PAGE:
ダブる

It means “to double” or “to coincide with”! Again, clever. It can also mean to repeat a year in school, or to double fault in tennis.

A社とB社の訪問時間がダブってるけど、どうするんだ。
The time I can visit Company A and Company B is the same; what should I do?

メモる

To take memos, or take notes! Jotting something down that you don’t want to forget.

昨日の授業はちょっと難しかったけど、要点をメモったから、テストの勉強は楽になるはず。
Yesterday’s class was a little hard to follow, but I jotted down the important parts, so studying for the test should be easier.

バグる

This verb illustrates a bug happening on your computer, or it just generally crashing. The word obviously comes from the word “bug”.

PC使用中に突然画面がぐちゃぐちゃにバグった
While I was using my computer, the screen all of a sudden started to get all buggy…

Interesting note that this doesn’t seem to be in many dictionaries…

ハモる

This verb means “to create harmony” or “to harmonize”.

カラオケでハモったりして歌いたいのですが全く音が取れません…
I want to sing the harmony or something at karaoke, but I can’t hit a single right note…

アジる

To agitate someone or something, obviously from the word “agitate”.

あの社長、若い頃に演説運動していただけあって、うまくアジるねえ。
Just by having practiced giving speeches when he was little, that executive can sure get a crowd riled up, eh?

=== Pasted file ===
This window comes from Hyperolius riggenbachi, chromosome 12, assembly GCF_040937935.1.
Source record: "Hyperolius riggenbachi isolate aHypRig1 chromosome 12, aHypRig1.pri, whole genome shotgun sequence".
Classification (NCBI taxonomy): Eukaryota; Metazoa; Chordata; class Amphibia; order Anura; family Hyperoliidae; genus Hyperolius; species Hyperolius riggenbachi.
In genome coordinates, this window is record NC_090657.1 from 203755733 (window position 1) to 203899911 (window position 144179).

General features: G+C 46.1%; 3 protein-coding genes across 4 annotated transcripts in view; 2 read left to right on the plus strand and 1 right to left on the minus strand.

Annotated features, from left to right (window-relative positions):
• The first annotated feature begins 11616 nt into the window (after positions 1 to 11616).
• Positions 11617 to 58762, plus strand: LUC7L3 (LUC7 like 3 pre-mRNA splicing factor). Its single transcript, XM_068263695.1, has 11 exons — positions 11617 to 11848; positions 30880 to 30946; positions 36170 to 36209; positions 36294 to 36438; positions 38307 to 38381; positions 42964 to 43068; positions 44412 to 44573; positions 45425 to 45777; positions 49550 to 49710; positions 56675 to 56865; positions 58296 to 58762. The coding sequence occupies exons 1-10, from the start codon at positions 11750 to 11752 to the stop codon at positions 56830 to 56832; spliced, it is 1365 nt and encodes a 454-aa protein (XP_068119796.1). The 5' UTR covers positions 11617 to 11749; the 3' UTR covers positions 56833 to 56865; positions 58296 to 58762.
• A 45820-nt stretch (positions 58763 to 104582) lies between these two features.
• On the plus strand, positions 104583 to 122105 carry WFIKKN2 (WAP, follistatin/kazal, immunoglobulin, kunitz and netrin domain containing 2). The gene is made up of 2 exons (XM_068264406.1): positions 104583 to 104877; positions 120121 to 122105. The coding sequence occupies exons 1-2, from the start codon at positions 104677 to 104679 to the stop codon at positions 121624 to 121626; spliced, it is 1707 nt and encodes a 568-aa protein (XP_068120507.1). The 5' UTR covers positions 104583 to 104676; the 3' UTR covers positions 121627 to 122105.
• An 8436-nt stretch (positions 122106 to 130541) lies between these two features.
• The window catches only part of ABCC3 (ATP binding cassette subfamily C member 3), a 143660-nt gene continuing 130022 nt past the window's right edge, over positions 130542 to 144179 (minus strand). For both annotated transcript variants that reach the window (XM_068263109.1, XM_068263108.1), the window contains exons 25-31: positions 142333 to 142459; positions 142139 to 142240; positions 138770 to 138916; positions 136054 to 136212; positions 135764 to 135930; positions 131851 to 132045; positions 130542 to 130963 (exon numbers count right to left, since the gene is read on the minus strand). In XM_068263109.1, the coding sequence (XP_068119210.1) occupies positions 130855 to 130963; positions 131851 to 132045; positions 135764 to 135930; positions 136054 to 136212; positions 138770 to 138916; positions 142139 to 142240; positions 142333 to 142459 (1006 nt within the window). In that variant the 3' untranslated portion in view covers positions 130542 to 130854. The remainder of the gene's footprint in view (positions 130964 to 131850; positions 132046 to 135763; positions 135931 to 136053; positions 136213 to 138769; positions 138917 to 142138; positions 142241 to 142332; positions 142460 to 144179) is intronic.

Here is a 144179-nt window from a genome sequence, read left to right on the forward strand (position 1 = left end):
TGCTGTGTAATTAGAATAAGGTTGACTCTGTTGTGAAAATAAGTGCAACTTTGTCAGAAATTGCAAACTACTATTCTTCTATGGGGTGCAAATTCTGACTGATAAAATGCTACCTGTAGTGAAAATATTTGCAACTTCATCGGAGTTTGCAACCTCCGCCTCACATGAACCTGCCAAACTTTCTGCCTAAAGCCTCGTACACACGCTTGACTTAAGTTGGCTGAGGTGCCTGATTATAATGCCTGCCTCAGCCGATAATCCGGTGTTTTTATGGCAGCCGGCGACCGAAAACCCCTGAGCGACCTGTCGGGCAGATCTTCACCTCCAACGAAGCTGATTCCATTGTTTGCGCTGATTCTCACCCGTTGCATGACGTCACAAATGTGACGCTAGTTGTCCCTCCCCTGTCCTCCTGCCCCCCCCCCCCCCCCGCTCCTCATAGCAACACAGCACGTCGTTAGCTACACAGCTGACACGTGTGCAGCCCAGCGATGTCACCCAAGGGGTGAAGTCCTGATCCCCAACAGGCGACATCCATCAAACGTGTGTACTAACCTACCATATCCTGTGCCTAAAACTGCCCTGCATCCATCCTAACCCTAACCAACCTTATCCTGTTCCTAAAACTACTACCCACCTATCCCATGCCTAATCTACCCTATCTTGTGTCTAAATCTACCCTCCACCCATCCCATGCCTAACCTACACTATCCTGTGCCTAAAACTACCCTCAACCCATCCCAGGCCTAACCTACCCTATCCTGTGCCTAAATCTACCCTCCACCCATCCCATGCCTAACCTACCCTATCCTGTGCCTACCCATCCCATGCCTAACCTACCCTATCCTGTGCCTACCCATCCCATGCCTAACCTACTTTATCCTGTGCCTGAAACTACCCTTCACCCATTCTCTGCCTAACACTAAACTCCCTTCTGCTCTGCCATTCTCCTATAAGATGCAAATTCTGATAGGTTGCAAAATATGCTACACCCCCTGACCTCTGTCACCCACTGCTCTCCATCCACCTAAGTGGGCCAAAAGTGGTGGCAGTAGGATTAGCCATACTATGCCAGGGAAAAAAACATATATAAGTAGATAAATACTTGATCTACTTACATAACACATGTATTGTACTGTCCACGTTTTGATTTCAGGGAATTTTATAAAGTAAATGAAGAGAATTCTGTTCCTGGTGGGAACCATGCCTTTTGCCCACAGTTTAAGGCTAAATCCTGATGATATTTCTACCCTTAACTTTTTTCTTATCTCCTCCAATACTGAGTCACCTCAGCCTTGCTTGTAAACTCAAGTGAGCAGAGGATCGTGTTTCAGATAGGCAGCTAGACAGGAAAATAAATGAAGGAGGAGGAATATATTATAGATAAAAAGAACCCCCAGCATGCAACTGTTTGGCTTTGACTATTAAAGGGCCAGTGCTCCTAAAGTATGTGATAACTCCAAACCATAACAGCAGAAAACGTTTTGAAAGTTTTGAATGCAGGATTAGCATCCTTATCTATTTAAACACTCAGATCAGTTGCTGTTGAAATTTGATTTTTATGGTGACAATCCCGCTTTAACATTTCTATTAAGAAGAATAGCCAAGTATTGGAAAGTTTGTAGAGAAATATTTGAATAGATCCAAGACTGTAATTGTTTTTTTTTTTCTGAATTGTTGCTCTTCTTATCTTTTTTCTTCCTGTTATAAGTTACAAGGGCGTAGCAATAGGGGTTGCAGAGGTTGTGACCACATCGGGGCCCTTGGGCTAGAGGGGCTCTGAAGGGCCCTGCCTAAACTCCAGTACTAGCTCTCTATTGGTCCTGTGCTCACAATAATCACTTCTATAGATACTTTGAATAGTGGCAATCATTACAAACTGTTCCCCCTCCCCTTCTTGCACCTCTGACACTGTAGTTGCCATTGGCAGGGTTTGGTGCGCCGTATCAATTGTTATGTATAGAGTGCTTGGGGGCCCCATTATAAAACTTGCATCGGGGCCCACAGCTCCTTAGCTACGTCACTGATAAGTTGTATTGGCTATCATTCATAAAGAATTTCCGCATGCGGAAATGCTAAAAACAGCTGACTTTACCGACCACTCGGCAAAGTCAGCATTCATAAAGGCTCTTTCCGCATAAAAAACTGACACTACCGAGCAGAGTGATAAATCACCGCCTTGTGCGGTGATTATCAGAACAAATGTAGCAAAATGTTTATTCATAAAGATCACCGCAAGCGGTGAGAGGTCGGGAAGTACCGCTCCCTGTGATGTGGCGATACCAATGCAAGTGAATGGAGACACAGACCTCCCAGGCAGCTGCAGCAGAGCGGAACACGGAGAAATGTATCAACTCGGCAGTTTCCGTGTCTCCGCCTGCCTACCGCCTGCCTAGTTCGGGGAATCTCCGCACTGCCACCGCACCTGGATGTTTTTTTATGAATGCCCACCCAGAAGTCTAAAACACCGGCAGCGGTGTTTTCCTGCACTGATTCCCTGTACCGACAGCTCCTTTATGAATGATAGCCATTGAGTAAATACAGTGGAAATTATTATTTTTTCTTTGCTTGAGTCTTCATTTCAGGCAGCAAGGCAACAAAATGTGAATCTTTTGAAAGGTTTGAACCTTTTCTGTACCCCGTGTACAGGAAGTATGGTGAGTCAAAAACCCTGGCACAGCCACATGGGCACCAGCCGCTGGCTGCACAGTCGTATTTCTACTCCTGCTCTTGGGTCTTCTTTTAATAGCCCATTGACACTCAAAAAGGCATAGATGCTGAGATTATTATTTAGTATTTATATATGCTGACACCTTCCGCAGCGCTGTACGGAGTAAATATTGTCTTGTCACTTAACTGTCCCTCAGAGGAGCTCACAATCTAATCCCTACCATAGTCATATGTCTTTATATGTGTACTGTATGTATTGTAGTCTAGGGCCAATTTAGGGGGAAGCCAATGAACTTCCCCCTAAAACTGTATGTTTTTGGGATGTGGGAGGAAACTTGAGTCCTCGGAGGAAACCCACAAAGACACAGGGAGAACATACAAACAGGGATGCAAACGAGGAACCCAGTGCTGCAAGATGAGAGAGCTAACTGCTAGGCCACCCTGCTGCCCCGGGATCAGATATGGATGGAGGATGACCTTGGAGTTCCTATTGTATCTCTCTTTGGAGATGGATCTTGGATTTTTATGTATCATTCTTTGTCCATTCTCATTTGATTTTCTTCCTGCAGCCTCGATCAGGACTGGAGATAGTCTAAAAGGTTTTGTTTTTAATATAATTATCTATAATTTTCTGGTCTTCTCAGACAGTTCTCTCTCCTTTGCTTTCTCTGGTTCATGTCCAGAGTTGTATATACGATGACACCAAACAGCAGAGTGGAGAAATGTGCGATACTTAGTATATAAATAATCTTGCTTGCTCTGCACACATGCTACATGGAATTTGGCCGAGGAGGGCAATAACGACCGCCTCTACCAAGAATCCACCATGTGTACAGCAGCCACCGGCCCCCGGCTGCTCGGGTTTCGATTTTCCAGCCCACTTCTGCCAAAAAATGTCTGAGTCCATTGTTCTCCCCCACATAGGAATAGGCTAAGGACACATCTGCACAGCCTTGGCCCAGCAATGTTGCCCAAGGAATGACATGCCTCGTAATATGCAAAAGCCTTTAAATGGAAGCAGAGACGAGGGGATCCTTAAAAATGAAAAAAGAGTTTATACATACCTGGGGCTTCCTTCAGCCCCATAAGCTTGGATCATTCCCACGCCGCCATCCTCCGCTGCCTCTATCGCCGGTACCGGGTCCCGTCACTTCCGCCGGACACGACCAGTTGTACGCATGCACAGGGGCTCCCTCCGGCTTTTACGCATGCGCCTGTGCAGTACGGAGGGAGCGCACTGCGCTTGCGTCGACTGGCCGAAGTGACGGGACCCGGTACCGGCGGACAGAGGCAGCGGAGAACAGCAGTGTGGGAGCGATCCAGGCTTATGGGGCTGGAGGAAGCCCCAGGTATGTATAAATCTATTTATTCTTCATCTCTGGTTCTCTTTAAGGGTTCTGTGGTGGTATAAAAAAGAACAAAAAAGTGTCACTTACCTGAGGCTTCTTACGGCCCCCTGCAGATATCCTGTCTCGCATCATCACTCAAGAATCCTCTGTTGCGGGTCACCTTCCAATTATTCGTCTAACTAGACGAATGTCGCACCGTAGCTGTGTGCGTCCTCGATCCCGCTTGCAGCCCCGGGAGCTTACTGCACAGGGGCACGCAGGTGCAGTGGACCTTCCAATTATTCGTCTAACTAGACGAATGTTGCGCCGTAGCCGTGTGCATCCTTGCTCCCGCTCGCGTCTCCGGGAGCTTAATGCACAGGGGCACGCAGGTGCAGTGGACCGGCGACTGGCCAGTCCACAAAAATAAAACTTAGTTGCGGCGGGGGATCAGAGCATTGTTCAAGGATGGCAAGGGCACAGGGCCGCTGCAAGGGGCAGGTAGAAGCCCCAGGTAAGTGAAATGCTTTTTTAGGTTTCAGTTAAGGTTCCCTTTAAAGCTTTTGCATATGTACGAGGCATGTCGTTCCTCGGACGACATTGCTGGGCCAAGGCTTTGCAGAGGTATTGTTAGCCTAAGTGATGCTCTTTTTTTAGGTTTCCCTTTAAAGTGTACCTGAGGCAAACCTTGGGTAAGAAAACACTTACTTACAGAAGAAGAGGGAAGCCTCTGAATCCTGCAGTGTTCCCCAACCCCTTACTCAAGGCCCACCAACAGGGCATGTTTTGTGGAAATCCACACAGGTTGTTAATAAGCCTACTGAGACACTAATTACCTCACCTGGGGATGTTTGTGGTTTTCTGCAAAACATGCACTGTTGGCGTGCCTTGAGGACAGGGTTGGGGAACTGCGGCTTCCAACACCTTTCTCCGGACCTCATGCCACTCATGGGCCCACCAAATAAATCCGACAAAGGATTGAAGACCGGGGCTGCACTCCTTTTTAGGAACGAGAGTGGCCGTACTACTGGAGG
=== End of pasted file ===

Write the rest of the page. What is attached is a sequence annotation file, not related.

Closing Notes

These kinds of verbs are likely going to keep popping up. Hopefully Japanese doesn’t turn *completely* into English! Even news anchors have started to use certain words like this; proof that these things are beginning to permeate modern society.

In any case, I hope you had fun reading!

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Adverbs 01 – Right Away, Sir!

Posted by Darkslime Z on 2011/05/14

In the vast depths of what we know as the Japanese language, many adverbs that express a time very nearly following the current instant of time(see: “soon”) exist. Today we’ll go through a whole bunch of them! Almost all of these would also make great “sentence starters”, as well.

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Zokugo 02 – Social Life

Posted by Darkslime Z on 2011/05/08

Today we’ll look at a few quite commonly used words to describe people: イケメン(ikemen) and ヒッキー(hikkii).

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Adverbs 101

Posted by Darkslime Z on 2011/05/07

I thought I’d use the first installment of the Adverbs posts to explain what adverbs are in Japanese and how to use them, so read on!